In 1974 Yorkshire, the Maynard family moves into a new home with dreams of solidarity and rejuvenated unity. Before long the frequent power outages unveil a most dastardly, unholy presence. Will the Maynards’ be able to coexist within a crumbling circumstance and cope with the very terror before their eyes or will they succumb to the evil that lurks in the darkness When The Lights Went Out?
Directed By: Pat Holden
Starring: Kate Ashfield, Nicky Bell, Tasha Connor, Steven Waddington
I have to first confess that I broke one of the carnal critic commandments before embarking upon this review. I was curious what other people thought of the film. I was rather shocked at how negatively the film was received. In my humble opinion any other recipient of this film had to have been dramatically desensitized towards paranormal themed horror or simply wasn’t watching the very same film I was.
Pat Holden, the writer and director who incidentally makes me snicker every time I see his name. Somehow the name seems more synonymous with an adult entertainment marquee than horror. That being said the laughs are completely off once the action begins to role. When The Lights Went Out has all the delicious ingredients of what makes a delectable bona fide feast in terror. Allegedly based upon a true story in Yorkshire, 1974, there’s very little room for skepticism. There’s no question the UK holds thousands of years of history and anyone privy to the culture and background will realize the chance of a genuine haunting to exist is likely greater than not.
The story may begin a little on the slow side, seem contrived and predictable. We get a glimpse into the Maynard family and the workings of all of their dysfunction. They’re hardly a cohesive unit, have difficulty getting along but at least can almost unanimously agree a new start on life is precisely what the doctor had ordered. Some breath taking cinematography captures their travels from previous town to moving day. A little character development is utilized with some whimsical British dialogue that will undoubtedly cause the rest of us westerns to giggle unabashedly. The expression Sod Off is one I fully intend to work into my regular vocabulary. Granted the family does seem a little bit flippant or indifferent to the surreal, eerie occurrences around them at first. They don’t seem all that surprised or react quite the same as you or I. Then again I kept reminding myself of the philosophy I often offer nay sayers of the horror genre while in midst of heated debate. Until you’re in the exact same predicament how do you know exactly how you would react? Ultimately the family is excused for not coming completely undone at the hands of their bizarre observations. Make no mistake about it the terror persists, relentless upon creating sheer horror.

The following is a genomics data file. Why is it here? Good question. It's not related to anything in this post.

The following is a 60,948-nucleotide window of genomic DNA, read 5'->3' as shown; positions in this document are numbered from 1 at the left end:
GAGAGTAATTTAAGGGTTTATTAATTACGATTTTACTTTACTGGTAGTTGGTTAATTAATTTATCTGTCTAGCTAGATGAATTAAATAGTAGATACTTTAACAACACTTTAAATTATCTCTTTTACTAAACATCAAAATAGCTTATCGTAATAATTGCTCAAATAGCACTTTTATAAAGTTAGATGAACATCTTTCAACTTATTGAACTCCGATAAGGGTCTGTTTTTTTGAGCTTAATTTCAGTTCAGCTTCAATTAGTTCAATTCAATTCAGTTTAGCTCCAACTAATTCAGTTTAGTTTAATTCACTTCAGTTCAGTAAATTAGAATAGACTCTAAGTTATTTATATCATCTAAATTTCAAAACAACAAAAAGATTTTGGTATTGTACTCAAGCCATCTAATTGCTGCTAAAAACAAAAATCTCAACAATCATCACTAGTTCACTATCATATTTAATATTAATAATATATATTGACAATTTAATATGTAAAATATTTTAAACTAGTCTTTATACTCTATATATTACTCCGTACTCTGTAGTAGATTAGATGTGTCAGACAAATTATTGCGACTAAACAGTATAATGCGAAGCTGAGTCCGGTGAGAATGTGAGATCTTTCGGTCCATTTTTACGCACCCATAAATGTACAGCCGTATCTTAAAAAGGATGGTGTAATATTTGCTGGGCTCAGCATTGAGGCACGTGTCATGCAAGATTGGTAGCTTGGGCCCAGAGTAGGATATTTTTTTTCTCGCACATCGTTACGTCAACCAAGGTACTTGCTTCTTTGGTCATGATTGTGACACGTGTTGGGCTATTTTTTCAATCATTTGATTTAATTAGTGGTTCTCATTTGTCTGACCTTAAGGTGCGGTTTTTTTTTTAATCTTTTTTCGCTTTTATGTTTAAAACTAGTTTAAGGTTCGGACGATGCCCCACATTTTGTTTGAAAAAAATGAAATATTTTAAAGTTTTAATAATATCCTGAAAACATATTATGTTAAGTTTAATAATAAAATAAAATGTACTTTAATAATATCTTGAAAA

It isn’t often I’m treated to a genuine moment of dread, unease or even jolt from the stings or pangs offered in horror films of today. I may have become a little too cynical in my old age or the fact that I’ve reviewed close to fifty titles last year alone for review not including the films I absorb for personal consumption. I will say this about Holden’s endeavor, I did indeed jump in unanticipated shock. The mystery remains if I actually yelped like a girl scout or not. The stings are delivered with a powerful punch. Timing is the key with such practices and a formidable special effects and make up crew contribute to an effort well worth the applause. Some may argue they’ve seen the same in Poltergeist or The Exorcist, The Grudge or even the far, far more inferior Paranormal Activity franchise but I strongly disagree. After all When The Lights Went Out is based upon a true story so the terror that lies within is supposed to be an actual account of the events that had transpired.
For those who are fans of nostalgia, you’ll certainly get a kick out of just how well the time frame is depicted. The gaudy furniture, loud and crass apparel, rebellious hair styles and even the music, local pop sensation Sweet in particular are all components to illustrate a more believable time.
The acting is certainly of noteworthy consequence. We get a true feeling of empathy for the Maynard family and the interpersonal relationships that exist with a dysfunctional unit. There’s Jenny who’s a strong, independent mother of the household. Keep in mind this is a time frame where woman’s liberation was still a relatively new concept for society. She grapples to keep her family as one while turning a blind eye to the ominous occurrences under her new roof. There’s Len the head of the household which seems more content on blaming his daughter Sally for her insolence and lack of maintaining a harmonious lifestyle. He ultimately succumbs to going to the pub nightly to guzzle stout with his mates than face the very real problems at hand. Then of course there is Sally the alienated misfit who’s new to the community, school and neighbourhood. She’s often rejected, ridiculed and bullied and has only one confidante. It’s creepy to see her vulnerability exploited by the entity as a result, the makings of a very sinister possession to be reckoned with.
To fully appreciate When The Lights Went Out I’d recommend watching alone, perhaps in a candle lit room with stereo sound, Ouija board optional. Then again if you’re anything like me, I highly doubt you’ll need it.
-Four out of Five Tombstones
When the Lights Went Out (2012)